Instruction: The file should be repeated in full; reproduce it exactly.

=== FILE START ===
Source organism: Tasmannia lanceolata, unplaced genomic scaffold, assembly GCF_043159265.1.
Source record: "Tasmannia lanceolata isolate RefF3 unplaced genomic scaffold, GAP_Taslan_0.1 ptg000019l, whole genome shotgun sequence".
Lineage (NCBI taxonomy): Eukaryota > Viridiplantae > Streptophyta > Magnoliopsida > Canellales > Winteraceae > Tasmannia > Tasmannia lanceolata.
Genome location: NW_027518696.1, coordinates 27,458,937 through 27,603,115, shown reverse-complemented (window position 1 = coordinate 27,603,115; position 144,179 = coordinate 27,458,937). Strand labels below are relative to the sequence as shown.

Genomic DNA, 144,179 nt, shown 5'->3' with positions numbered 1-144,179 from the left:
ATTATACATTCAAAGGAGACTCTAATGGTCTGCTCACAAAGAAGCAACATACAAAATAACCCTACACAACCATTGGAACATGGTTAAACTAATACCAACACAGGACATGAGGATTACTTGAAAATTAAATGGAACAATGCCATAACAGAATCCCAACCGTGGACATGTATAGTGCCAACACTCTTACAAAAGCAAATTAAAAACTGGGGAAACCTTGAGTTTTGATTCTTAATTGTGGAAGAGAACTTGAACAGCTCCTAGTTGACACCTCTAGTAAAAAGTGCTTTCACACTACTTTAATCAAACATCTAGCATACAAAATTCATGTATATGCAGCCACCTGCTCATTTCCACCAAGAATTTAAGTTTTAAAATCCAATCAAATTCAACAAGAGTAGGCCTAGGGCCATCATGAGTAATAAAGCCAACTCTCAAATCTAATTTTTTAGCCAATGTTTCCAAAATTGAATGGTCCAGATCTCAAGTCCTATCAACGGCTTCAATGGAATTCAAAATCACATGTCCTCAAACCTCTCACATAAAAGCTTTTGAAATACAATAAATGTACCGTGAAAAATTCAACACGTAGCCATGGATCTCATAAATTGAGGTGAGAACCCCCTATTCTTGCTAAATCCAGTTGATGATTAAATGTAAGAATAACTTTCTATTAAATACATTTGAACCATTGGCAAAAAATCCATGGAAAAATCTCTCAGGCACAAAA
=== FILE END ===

Source organism: Tasmannia lanceolata, unplaced genomic scaffold, assembly GCF_043159265.1.
Source record: "Tasmannia lanceolata isolate RefF3 unplaced genomic scaffold, GAP_Taslan_0.1 ptg000019l, whole genome shotgun sequence".
Lineage (NCBI taxonomy): Eukaryota > Viridiplantae > Streptophyta > Magnoliopsida > Canellales > Winteraceae > Tasmannia > Tasmannia lanceolata.
Genome location: NW_027518696.1, coordinates 27,458,937 through 27,603,115, shown reverse-complemented (window position 1 = coordinate 27,603,115; position 144,179 = coordinate 27,458,937). Strand labels below are relative to the sequence as shown.

Genomic DNA, 144,179 nt, shown 5'->3' with positions numbered 1-144,179 from the left:
ATTATACATTCAAAGGAGACTCTAATGGTCTGCTCACAAAGAAGCAACATACAAAATAACCCTACACAACCATTGGAACATGGTTAAACTAATACCAACACAGGACATGAGGATTACTTGAAAATTAAATGGAACAATGCCATAACAGAATCCCAACCGTGGACATGTATAGTGCCAACACTCTTACAAAAGCAAATTAAAAACTGGGGAAACCTTGAGTTTTGATTCTTAATTGTGGAAGAGAACTTGAACAGCTCCTAGTTGACACCTCTAGTAAAAAGTGCTTTCACACTACTTTAATCAAACATCTAGCATACAAAATTCATGTATATGCAGCCACCTGCTCATTTCCACCAAGAATTTAAGTTTTAAAATCCAATCAAATTCAACAAGAGTAGGCCTAGGGCCATCATGAGTAATAAAGCCAACTCTCAAATCTAATTTTTTAGCCAATGTTTCCAAAATTGAATGGTCCAGATCTCAAGTCCTATCAACGGCTTCAATGGAATTCAAAATCACATGTCCTCAAACCTCTCACATAAAAGCTTTTGAAATACAATAAATGTACCGTGAAAAATTCAACACGTAGCCATGGATCTCATAAATTGAGGTGAGAACCCCCTATTCTTGCTAAATCCAGTTGATGATTAAATGTAAGAATAACTTTCTATTAAATACATTTGAACCATTGGCAAAAAATCCATGGAAAAATCTCTCAGGCACAAAA